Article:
Lowy Institute

The Lowy Institute is an independent think tank founded in April 2003 by Frank Lowy to conduct original, policy-relevant research about international political, strategic and economic issues from an Australian perspective. It is based in Sydney, New South Wales, Australia. Its research and analysis aim to be non-partisan, and its active program of conferences, seminars and other events are designed to inform and deepen the debate about international policy in Australia and to help shape the broader international discussion of these issues.

Lowy Institute
Logo-LowyInstitute
Abbreviation Lowy Institute
Formation 2003
Type Foreign policy think tank
Location
Executive Director
Michael Fullilove
Website lowyinstitute.org

Research programs

  • East Asia
  • International Security
  • Pacific Islands
  • West Asia
  • International Economy
  • Diplomacy and Public Opinion

Website

The Institute's website offers publications for free download. In 2006 the regular talks began to be recorded and made available on the website.[1]

The Lowy Institute launched a blog 'The Interpreter' in November 2007. According to former Executive Director Allan Gyngell: "it aims to provide you with fresh insights into international events and a new way to engage with the Institute."

Board of Directors

The institute's board comprises Australian policy makers and business people.[2]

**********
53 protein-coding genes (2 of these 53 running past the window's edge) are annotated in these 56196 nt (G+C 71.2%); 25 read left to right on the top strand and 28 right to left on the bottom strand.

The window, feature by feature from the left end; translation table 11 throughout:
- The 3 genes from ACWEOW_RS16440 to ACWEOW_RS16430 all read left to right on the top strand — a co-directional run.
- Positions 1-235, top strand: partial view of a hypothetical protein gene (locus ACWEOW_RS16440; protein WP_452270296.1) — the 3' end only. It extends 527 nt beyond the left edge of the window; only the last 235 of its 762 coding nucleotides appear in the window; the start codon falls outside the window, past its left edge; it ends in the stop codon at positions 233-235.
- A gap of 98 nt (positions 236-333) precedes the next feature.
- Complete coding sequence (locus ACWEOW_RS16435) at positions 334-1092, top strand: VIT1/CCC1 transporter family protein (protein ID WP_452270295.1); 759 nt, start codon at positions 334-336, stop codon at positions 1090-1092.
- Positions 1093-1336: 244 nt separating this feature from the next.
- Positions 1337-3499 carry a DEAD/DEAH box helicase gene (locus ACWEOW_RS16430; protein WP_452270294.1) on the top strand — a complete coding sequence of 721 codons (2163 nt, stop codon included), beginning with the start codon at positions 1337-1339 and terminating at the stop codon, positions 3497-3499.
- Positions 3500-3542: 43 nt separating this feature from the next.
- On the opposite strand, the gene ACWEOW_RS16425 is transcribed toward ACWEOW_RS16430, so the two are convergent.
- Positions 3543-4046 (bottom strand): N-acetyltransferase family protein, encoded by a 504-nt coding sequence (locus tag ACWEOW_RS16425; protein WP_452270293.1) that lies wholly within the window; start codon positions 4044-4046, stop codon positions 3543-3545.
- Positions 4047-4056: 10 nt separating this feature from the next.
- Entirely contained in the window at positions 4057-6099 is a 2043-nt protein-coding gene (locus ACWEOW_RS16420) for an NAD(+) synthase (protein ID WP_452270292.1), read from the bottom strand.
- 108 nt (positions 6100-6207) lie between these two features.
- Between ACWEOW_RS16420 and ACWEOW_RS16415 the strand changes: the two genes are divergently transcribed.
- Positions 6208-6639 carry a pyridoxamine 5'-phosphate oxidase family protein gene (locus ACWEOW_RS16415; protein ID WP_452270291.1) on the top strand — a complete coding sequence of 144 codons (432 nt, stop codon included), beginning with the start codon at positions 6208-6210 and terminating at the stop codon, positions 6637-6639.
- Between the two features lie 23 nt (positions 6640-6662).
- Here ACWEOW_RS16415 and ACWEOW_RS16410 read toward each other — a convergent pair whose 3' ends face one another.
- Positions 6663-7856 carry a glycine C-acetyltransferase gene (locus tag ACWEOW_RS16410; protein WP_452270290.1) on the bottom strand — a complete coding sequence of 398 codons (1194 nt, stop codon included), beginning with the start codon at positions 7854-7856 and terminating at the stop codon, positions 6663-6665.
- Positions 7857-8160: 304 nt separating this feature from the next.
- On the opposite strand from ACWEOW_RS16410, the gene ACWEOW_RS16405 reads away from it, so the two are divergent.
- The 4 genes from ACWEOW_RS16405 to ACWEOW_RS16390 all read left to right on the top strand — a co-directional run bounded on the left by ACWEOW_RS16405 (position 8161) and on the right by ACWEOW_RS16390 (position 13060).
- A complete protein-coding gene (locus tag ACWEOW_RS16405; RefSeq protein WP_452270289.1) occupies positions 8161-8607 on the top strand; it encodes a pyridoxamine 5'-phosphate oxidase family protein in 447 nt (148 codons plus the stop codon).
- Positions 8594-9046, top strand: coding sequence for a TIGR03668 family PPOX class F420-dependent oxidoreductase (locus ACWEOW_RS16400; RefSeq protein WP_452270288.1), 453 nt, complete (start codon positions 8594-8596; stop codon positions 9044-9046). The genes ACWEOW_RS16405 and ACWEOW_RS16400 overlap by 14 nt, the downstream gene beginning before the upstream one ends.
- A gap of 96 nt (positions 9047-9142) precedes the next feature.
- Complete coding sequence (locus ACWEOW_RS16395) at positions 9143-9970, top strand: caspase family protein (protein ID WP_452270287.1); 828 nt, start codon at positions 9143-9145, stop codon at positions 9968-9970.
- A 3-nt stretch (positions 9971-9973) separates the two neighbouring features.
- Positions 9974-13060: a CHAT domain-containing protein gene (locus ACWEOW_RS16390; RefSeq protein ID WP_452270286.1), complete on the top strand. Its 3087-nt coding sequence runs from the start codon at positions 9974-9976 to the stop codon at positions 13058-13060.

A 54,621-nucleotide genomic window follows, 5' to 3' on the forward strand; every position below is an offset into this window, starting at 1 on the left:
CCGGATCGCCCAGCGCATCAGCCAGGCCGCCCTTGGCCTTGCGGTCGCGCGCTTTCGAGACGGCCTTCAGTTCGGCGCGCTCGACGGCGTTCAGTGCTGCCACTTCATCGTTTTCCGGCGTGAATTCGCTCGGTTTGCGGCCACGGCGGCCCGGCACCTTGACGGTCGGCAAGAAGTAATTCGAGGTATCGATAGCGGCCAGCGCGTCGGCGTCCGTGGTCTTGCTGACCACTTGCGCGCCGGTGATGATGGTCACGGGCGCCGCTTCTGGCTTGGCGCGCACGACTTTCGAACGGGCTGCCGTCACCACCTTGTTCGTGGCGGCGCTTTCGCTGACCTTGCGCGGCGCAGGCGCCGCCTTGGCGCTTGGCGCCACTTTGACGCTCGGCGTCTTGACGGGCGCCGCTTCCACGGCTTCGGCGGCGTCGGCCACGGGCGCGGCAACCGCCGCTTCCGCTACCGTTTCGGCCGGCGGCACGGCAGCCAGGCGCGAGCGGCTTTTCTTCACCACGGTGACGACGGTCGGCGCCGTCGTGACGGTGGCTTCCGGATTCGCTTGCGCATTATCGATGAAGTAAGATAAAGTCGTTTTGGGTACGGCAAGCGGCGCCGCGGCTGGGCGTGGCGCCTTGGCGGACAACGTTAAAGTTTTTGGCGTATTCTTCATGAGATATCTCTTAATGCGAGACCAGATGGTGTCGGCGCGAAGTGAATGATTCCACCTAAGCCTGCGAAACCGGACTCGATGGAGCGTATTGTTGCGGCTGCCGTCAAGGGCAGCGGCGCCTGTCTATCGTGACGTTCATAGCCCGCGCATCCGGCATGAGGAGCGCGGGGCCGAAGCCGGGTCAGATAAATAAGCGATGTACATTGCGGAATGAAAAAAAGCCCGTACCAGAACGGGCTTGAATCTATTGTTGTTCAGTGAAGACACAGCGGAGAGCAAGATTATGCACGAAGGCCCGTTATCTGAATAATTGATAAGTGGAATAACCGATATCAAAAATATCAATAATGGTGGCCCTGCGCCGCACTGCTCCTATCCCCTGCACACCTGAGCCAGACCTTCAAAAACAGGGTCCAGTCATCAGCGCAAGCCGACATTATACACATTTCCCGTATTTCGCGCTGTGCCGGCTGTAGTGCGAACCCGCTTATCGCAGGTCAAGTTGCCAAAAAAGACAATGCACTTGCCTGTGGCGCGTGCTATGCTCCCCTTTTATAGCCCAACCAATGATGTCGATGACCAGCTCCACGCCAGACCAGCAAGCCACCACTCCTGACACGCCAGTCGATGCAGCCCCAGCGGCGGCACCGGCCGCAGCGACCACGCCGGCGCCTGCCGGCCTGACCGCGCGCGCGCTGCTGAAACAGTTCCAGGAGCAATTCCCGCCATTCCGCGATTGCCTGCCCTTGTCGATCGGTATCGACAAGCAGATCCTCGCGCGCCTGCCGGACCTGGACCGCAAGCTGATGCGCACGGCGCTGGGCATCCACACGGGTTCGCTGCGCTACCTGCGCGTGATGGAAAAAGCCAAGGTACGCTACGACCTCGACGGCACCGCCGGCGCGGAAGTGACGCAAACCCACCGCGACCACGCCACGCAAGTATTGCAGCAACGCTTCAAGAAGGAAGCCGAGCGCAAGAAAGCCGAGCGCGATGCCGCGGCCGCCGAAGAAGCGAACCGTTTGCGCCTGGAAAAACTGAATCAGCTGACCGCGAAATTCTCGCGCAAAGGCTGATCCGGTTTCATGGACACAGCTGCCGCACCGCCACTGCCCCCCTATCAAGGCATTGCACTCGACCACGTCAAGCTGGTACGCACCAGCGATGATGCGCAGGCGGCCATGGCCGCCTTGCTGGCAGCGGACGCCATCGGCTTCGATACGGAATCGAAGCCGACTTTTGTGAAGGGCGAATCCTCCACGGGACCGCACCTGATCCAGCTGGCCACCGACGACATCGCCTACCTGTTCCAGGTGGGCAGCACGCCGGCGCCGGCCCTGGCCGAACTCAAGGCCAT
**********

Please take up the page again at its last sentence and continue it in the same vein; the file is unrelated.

Notable staff

Former staff

Lowy Poll

The annual Lowy Poll surveys a nationally representative sample of the adult Australian population on foreign policy issues and is the Lowy Institute's flagship publication. It is wholly funded by the Lowy Institute and its results are widely cited in the Australian and international media. The Lowy Institute has also conducted opinion polling in Indonesia, New Zealand and China. The first Lowy Poll was in 2005.

Criticism

The format of the 2011 Lowy Institute Poll[3] was considered inadequate for formulating Australian policy compared to studies undertaken by CSIRO, Ipsos-Eureka, Cardiff University, Stanford University, and Yale University.[4] Complex questions by telephone were considered difficult in not allowing respondents to think about answers, and the use of double barrelled questions was criticised.

References

  1. ^ "Lowy Institute". Retrieved 22 October 2012.
  2. ^ Lowy Institute (2014). [1]. Retrieved 6 November 2017.
  3. ^ "The 2011 Lowy Institute Poll".
  4. ^ "Polls, framings and public understandings: climate change and opinion polls".

External links

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